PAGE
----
The dives were terrific, among the best the Caribbean has to offer. For example, at the Crack at Northwest Point, I headed to the sandy 40’ bottom to be greeted by zillions of Creole wrasse at the edge of a sheer and gorgeous wall. Typical of Northwest Point, the vertical wall here has deep cuts, dramatic overhangs, huge chunks of plate, leaf, and swirl coral, and plenty of soft coral. Though the walls tend toward the monochromatic, when I swam close, I could see the yellows, reds, and greens. The Crack offered drama at depth: huge shelves below me and, below that, headed toward the 6000’ trench, there were pinnacles and coral heads, sandy “valleys,” and an array of dramatic features. Provo Off the Beaten PathAlong with the large schools of wrasse, there were grunts, lots of angel fish, a parrot fish or two, and a few trigger fish. A reef shark cruised the wall back and forth, staying in sight for 5 minutes. To top off the end of the dive, I spotted an uncommon Volkswagen-sized Jewfish and, back on the sandy bottom, two stands of 10–15’ pillar coral -- killer dive.

One of Flamingo’s innovations is “drift” diving in the slightest of current, allowing us to cover a lot more reef. Drifting between Magic Mushroom and Boat Cove, I came across an unnamed hunk of West Caicos wall completely covered with soft and hard brain and star and plate coral, with huge tube and basket sponges and dramatic overhangs and shelves. I swam with large schools of honker-sized horse-eye jacks, the usual groupers, yellowtails, queen and French angels, a couple dozen Atlantic spadefish, and a sizable squadron of barracuda-like southern sennets. A lone reef shark ambled by.

Magic Mushroom is a meandering, zigzag wall with tons of relief features. Swimming at 90’, I looked down to a huge shelf at 200’. Everything’s big on the wall -- tube and barrel sponges, huge hunks of scroll and leaf coral. Coming around the corner of a huge shoulder, I frightened a baby nurse shark that freaked out and scooted away. Farther along I swam with a school of large horse-eye jacks. At 50’, I ran into hundreds of blue tangs working their way down the edge with me.

At Maggie’s Magnificent Buns on West Caicos, a 6-foot reef shark mixed a high level of curiosity with complete ignorance of how a shark was supposed to regard divers. He took one pass, then another and another, then he stopped just a few feet away to stare me down, as if he hadn’t seen a human before, before departing. Curious? Hungry? Who knows?

A few sites were better than others. Everything was good. Some were excellent, the walls among the Caribbean’s three best. The reefs were in fine shape -- I saw no bleaching -- though there was a lot of plankton; first dives usually had slightly lower viz (75’) than second dives (averaging about 100’). The June water temperature, 81-83° , made it very comfortable.

My wife’s lycra skin protected her from the thimble jellies (though it’s their larvae, not the jellyfish themselves, that get you). Me, Mr. T-shirt diver, got hit in the forearm. No big thing -- Andrew keeps a jug of vinegar on board, and a generous application of vinegar usually solves any thimble problems and makes everyone crave salad for lunch. The secret of self-protection for me was a flat BC and a fast descent feet when I jumped off the boat. On the way back, if I saw thimbles, I’d blow a column of air up with my octopus as I was ready to get on the ladder. One diver had an allergic reaction -- he got a rash from the thimbles. Everyone’s reaction is different. Mine’s mild -- a little redness and itch.

The only “challenging” part of the dive program was the bumpy runs home over highinterval, two-foot-plus chop -- and perhaps my hunger pangs. With an 8 a.m. meeting time at the shop and a 2 p.m. return, the distinctly British cuisine of flavored potato chips or cheese crackers (the à la vending-machine variety) with coffee and/or tea service between dives didn’t stem the pangs. There are fresh water and sodas on board, so I sometimes opted to bring my own snacks. On Mondays Andrew brings homebaked muffins.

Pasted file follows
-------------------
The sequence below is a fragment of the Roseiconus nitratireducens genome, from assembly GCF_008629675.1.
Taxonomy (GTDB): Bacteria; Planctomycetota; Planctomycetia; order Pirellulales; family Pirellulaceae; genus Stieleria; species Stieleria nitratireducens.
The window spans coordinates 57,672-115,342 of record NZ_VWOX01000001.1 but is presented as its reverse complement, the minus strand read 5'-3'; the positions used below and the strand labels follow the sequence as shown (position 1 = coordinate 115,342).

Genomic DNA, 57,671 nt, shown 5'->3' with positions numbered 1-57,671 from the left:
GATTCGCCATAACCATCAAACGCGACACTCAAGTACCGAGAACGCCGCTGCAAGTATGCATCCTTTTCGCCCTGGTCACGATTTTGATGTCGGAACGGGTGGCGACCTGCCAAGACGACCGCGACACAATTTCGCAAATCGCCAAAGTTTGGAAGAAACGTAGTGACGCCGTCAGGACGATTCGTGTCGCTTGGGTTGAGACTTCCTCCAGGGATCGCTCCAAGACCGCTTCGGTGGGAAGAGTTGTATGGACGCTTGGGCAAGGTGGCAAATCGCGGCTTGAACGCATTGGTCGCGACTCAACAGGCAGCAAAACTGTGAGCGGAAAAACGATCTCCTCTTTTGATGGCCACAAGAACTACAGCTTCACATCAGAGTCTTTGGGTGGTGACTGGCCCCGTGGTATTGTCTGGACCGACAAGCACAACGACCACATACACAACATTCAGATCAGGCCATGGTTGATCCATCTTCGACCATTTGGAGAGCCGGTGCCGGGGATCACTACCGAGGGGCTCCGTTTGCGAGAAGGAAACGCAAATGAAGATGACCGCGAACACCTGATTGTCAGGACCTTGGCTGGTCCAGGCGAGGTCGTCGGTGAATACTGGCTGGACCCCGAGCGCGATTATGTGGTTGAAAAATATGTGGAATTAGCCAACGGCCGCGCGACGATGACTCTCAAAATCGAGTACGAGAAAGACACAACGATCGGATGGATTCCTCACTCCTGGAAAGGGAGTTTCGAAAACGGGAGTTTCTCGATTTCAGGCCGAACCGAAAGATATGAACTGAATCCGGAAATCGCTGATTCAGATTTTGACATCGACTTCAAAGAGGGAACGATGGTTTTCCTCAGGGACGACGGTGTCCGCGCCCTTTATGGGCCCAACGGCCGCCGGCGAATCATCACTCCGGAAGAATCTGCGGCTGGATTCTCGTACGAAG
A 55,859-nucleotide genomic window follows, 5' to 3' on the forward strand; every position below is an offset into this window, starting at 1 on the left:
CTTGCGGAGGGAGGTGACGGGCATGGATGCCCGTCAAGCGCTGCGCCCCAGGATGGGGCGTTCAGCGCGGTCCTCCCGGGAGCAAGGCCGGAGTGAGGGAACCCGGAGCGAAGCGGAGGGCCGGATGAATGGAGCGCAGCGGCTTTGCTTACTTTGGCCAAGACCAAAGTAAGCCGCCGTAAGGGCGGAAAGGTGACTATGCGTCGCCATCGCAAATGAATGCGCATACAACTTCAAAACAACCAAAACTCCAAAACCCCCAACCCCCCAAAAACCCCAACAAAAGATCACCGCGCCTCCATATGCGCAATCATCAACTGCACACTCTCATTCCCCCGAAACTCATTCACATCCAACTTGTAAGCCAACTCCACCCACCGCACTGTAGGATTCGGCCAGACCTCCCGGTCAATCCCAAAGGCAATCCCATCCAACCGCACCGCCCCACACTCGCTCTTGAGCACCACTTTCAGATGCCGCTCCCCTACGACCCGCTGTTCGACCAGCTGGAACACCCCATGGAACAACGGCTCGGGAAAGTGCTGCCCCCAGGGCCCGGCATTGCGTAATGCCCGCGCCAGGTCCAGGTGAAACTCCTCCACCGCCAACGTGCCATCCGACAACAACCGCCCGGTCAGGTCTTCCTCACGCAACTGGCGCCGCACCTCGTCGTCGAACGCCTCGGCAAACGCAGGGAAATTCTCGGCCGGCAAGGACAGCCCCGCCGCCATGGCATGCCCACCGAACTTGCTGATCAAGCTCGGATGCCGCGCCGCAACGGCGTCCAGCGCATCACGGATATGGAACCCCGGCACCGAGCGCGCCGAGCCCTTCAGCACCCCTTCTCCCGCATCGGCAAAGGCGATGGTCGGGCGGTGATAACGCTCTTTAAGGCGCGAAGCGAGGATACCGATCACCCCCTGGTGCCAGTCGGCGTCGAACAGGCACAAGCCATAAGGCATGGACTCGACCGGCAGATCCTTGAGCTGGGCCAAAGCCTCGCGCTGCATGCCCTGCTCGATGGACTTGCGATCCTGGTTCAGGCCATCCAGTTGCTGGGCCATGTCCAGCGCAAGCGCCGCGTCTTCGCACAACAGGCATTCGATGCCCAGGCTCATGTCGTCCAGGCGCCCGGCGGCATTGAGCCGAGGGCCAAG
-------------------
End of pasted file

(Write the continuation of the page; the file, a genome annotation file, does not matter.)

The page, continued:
Upon return, the first item on my agenda was lunch. Afterward I had enough time for a 10-minute walk to a fine beach, maybe a dip in the Inn pool, hiding out for the daily 15-minute burst of rain, and a snooze before cocktail hour. While a car is indispensable at many Provo resorts, virtually everything I needed -- several restaurants, a liquor store, even a car rental agency -- was accessible by shank’s mare. I ate a 7 a.m. breakfast and lunch at the Inn’s Tiki Hut (grilled grouper sandwiches, jerk chicken quesadillas, tropical chicken salad, and killer conch pizza) -- good grub, but service was surly on occasion. The Inn’s Terrace offers more upscale eats -- rack of lamb, chicken breast stuffed with mushrooms and crayfish, well-sauced snapper -- worth putting on cute clothes for. With wine, look for a tab exceeding $100. Nearby there’s Baci, with waterside Italian dining and Asian/Caribbean fusion food and a great view at The Erebus. The Shark Bite (sort of British pub meets Caribbean waterside bar) has great burgers and fantastic fish and chips, and you sit over the water overlooking the marina. My biggest disappointment was the Banana Boat, decidedly poorer with changed ownership.

All in all, Provo is an excellent destination for divers who want a bit of comfort, plenty of good food, and very good Caribbean diving -- as long as you go with an operator that will take you to it. And Flamingo Divers does it very well!


Provo Off the Beaten PathDiver’s Compass: Flamingo Divers: e-mail, website, $393 for 6 days of 2 tanks. Turtle Cove Inn has a relationship with Provo Turtle Divers. Book Flamingo and Turtle Cove Inn separately and directly. Turtle Cove Inn: e-mail, website, $999 for 7 nights -- includes all those tricky taxes and services charges...Cabs from the airport about $20 (been using Nell’s Taxi Service for 8 years)...Flamingo Divers charged me 4% for paying my tab with AMEX, but not Visa. Scooter Bob’s on the premises rented jeeps ($55/day) AND scooters ($35/day). Flamingo offers a 3-tank all-day (lunch provided, and hopefully better than potato chips) trip ($100) and night dives to West Caicos ($75); both require a min of 6 divers...Equipment repair, but no Nitrox. Rental gear including wet suits and skins...American Air is the main carrier to Provo; look for Delta later this year...A nice web site to get the scoop about Provo: